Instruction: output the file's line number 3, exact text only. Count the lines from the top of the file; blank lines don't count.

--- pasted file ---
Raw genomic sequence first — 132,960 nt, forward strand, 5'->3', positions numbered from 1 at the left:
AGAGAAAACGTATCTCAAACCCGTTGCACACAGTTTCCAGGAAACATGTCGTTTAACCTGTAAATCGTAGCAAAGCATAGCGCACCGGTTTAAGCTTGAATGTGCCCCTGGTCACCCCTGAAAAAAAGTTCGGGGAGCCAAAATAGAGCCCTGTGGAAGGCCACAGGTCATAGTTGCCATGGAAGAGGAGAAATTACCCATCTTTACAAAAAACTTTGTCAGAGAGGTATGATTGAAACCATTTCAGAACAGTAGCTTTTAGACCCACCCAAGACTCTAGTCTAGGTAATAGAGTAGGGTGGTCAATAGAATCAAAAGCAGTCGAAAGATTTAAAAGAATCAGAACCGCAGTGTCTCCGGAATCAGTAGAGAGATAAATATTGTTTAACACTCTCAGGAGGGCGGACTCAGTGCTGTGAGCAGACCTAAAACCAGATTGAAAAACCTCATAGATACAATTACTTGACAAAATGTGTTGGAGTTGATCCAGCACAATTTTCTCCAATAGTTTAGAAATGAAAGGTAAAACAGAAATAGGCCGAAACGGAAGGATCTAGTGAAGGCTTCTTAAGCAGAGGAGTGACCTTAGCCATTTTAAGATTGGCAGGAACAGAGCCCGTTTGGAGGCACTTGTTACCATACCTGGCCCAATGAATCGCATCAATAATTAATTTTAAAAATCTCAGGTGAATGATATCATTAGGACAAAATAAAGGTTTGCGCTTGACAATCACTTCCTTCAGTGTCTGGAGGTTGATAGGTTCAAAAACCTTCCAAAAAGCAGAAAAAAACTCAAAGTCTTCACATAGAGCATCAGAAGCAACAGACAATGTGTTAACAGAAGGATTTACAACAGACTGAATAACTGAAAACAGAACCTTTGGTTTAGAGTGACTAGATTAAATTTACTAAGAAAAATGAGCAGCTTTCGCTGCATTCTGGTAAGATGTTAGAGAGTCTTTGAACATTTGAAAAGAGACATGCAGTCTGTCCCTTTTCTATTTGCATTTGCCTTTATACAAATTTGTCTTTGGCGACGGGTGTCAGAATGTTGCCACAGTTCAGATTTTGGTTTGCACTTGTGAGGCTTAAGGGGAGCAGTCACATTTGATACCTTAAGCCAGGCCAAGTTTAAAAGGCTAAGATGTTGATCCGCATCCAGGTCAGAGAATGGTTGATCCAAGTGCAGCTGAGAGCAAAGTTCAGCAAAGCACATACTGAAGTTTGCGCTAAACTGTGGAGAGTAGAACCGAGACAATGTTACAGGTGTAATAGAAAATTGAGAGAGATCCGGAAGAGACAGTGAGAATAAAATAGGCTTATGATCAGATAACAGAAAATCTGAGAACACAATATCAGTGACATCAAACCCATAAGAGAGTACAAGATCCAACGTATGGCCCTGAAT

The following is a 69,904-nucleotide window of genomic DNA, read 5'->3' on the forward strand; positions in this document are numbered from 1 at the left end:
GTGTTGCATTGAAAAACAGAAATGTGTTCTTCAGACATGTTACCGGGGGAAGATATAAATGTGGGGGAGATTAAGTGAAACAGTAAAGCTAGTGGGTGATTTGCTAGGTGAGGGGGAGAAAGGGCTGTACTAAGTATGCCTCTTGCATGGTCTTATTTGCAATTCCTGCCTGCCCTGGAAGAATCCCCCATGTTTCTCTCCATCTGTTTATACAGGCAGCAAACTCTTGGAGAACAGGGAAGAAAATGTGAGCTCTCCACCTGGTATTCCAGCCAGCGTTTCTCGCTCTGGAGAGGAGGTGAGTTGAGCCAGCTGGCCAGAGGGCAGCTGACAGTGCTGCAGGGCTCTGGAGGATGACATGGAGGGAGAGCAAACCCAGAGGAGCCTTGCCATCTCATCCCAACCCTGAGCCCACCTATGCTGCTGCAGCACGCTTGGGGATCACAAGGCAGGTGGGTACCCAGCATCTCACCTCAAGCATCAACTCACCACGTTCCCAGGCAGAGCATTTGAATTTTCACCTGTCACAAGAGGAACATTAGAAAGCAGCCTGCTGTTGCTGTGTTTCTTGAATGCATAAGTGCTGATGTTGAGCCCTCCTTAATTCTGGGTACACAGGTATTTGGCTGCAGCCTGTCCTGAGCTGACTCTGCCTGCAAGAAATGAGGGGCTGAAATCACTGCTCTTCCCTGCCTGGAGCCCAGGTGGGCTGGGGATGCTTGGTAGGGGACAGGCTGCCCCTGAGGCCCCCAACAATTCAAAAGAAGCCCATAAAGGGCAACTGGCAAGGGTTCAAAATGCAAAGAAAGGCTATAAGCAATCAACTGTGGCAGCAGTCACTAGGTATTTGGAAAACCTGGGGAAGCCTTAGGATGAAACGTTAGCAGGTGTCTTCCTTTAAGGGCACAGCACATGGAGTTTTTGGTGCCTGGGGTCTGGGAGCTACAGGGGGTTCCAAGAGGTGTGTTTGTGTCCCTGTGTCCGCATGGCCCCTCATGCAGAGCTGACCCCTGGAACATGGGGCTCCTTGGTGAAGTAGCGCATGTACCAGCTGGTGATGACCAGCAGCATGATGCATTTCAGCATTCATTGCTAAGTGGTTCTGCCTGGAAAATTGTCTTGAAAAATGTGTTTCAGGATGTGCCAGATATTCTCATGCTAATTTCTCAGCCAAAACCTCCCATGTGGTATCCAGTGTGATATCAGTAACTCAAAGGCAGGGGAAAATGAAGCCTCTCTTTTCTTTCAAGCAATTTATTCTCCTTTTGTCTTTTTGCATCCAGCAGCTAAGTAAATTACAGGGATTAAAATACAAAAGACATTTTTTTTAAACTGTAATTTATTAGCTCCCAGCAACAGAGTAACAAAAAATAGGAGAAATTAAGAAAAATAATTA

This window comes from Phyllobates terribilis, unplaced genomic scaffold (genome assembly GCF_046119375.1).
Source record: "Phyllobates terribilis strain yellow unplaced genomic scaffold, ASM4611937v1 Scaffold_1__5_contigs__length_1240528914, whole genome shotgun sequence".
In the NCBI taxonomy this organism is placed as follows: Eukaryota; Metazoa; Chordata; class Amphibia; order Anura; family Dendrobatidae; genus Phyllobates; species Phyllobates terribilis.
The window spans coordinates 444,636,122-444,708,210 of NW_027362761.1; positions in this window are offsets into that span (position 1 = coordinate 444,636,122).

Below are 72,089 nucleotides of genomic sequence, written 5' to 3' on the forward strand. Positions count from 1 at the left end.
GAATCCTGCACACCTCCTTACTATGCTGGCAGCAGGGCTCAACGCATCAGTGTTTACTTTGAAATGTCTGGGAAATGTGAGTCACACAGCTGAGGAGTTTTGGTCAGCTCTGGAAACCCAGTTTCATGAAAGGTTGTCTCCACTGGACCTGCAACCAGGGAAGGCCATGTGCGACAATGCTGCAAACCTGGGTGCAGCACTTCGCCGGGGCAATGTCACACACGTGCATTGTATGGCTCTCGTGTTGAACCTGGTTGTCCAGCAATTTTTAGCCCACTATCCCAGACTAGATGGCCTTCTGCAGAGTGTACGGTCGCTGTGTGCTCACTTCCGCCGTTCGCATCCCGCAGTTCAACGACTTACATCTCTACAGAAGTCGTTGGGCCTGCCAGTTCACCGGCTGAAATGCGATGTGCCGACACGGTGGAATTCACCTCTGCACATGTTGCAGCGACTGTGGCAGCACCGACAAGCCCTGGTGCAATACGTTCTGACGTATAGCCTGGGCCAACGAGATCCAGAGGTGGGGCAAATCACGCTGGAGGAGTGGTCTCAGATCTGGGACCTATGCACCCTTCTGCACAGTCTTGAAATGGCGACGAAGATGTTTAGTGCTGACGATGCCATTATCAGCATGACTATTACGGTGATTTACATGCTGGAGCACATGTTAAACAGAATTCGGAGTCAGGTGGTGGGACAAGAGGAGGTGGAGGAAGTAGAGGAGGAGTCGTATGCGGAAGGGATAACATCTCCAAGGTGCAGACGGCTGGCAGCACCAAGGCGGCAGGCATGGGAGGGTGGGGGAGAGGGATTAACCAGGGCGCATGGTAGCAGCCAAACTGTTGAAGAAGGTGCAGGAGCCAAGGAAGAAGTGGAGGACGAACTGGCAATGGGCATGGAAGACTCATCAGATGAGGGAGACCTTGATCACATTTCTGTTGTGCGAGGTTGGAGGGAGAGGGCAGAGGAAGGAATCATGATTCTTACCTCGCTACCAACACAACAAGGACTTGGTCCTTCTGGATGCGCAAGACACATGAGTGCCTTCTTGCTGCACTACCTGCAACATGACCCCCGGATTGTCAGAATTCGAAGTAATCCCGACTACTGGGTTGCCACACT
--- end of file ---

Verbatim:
The following is a 69,904-nucleotide window of genomic DNA, read 5'->3' on the forward strand; positions in this document are numbered from 1 at the left end: